It was determined that my grandparents, though good people, were just too old to care for me properly. I continued reading books in my waking hours, or attempting to fitfully sleep, without much success. Time drug slowly by. Some nights I still cried myself to sleep with despair and one night I even started hitting myself in the face because I was so frustrated that my broken body would not let me rest.

I wished only for death. Why? Why the hell did I live? I know how many would have been heart-broken, distraught, devastated to know I was taken. I'm not saying I'm ungrateful for what I have, and the fact that I am watched over. I feel very blessed to know God loves me and cares for me, and he still has work for me here. I just don't understand the whys yet, and in those moments of lonely darkness, didn't want to be strong anymore. I wanted only peace. Elusive peace that death would bring. The nights after were difficult for me.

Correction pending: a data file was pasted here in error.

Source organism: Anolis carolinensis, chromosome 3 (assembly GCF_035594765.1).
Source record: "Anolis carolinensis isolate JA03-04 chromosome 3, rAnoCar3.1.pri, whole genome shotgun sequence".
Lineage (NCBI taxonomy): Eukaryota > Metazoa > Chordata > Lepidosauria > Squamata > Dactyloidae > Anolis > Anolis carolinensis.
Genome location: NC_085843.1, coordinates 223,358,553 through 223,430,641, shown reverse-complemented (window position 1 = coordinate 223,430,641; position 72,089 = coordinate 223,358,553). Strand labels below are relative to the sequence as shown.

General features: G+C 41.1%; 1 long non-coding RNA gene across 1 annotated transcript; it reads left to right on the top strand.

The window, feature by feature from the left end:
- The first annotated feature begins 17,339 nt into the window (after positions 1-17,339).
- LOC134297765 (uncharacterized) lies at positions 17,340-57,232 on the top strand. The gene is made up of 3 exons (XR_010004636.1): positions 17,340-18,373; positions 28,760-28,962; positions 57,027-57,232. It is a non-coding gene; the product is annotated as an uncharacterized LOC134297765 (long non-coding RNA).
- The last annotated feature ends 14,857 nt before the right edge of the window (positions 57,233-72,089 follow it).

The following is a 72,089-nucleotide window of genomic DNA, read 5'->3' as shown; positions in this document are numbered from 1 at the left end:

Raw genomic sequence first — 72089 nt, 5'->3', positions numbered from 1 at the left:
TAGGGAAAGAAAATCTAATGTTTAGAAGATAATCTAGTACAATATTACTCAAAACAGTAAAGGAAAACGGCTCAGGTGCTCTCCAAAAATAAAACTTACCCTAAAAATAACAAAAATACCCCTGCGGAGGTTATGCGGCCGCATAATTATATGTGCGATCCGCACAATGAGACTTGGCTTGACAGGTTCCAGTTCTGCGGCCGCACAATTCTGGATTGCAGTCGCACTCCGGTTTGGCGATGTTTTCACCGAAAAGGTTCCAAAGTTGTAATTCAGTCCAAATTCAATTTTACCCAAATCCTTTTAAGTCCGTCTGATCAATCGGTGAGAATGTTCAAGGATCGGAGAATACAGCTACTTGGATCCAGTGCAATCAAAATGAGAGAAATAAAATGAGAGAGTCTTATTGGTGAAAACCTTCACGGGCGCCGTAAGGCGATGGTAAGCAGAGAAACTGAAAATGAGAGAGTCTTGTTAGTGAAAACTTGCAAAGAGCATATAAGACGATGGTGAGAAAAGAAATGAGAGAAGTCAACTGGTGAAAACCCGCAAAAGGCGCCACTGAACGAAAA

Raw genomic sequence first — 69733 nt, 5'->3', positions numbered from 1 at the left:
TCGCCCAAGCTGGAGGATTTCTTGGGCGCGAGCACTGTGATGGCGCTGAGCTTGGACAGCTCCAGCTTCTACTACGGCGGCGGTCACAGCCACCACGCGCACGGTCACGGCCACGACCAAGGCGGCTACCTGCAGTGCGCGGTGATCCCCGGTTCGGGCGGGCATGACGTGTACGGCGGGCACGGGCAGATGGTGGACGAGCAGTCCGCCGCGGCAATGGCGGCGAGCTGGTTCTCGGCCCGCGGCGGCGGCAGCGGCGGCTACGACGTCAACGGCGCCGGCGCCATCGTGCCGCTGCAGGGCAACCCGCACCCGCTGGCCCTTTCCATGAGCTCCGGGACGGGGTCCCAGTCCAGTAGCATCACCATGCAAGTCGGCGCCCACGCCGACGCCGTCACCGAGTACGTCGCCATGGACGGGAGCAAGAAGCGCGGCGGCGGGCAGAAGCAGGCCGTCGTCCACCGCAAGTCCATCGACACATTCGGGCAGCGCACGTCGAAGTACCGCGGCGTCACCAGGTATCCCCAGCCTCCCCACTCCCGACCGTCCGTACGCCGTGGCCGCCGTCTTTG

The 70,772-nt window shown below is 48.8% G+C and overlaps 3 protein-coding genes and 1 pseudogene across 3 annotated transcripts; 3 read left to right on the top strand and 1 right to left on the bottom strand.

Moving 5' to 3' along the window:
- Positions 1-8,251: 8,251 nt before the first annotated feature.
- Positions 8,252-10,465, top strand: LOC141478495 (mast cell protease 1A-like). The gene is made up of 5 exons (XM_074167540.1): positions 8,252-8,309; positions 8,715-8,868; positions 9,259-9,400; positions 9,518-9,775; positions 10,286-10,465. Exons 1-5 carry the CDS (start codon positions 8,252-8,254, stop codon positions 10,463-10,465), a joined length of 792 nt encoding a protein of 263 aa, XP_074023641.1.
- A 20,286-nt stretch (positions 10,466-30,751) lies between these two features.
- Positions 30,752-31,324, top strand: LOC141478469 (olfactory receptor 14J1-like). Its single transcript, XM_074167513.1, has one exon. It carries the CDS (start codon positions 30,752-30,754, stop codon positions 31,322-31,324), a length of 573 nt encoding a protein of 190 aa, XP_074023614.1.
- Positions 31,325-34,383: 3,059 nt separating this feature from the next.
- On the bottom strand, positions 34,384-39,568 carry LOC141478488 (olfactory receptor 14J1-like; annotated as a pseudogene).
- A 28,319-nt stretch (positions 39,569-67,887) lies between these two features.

The doctor finally told us when we went for the first checkup that the condition I had was called Atlexisis, meaning that when I suffered my trauma my lungs partially collapsed. This was causing my organs to not work all the way and the reason I was having chills and sweats. The only way to fix this was to do deep breathing, and wait. So I tried to do deep breathing as much as I could, especially at night when I was sleeping, but it didn't help too much.

My father came to rescue me on Wednesday the 11th. I was still not sleeping. The first night he was there, he took me downtown to see Randi in her play. Two days later we headed for Florida. Before the airport, I got to see Meggers and Scott before I left (to return books I'd borrowed and say bye). The plane trip was agony, although getting a wheelchair was cool. We brought as much stuff would fit in 4 suitcases and two huge carryons, plus my backpack, but half of my stuff is still in Utah, and I left more than 150 books. The second leg of the trip from Denver to Orlando we sat in the very front so I could at least put my feet up, so that made it more tolerable, but still the flight was so LONG. When we landed my mom and brother J were waiting and they squealed and ran to hug me.